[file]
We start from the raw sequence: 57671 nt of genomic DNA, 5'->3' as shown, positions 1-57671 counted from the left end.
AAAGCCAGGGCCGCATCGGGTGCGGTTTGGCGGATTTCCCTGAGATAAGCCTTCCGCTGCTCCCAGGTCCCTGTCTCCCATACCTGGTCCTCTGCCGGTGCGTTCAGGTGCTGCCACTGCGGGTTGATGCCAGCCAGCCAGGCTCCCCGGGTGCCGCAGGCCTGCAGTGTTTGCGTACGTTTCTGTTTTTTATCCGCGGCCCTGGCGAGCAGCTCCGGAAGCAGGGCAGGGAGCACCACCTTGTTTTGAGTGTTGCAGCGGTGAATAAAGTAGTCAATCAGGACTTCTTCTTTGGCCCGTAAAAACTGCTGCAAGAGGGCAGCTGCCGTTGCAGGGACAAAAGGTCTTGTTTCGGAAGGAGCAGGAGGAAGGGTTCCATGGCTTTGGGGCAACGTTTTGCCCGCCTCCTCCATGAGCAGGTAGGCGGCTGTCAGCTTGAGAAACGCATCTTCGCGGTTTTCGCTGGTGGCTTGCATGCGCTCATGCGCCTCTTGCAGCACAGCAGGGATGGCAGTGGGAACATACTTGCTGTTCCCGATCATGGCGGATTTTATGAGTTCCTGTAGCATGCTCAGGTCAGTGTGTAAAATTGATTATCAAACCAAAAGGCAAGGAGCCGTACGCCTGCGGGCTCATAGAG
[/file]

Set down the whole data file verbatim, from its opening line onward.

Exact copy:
We start from the raw sequence: 57671 nt of genomic DNA, 5'->3' as shown, positions 1-57671 counted from the left end.
AAAGCCAGGGCCGCATCGGGTGCGGTTTGGCGGATTTCCCTGAGATAAGCCTTCCGCTGCTCCCAGGTCCCTGTCTCCCATACCTGGTCCTCTGCCGGTGCGTTCAGGTGCTGCCACTGCGGGTTGATGCCAGCCAGCCAGGCTCCCCGGGTGCCGCAGGCCTGCAGTGTTTGCGTACGTTTCTGTTTTTTATCCGCGGCCCTGGCGAGCAGCTCCGGAAGCAGGGCAGGGAGCACCACCTTGTTTTGAGTGTTGCAGCGGTGAATAAAGTAGTCAATCAGGACTTCTTCTTTGGCCCGTAAAAACTGCTGCAAGAGGGCAGCTGCCGTTGCAGGGACAAAAGGTCTTGTTTCGGAAGGAGCAGGAGGAAGGGTTCCATGGCTTTGGGGCAACGTTTTGCCCGCCTCCTCCATGAGCAGGTAGGCGGCTGTCAGCTTGAGAAACGCATCTTCGCGGTTTTCGCTGGTGGCTTGCATGCGCTCATGCGCCTCTTGCAGCACAGCAGGGATGGCAGTGGGAACATACTTGCTGTTCCCGATCATGGCGGATTTTATGAGTTCCTGTAGCATGCTCAGGTCAGTGTGTAAAATTGATTATCAAACCAAAAGGCAAGGAGCCGTACGCCTGCGGGCTCATAGAG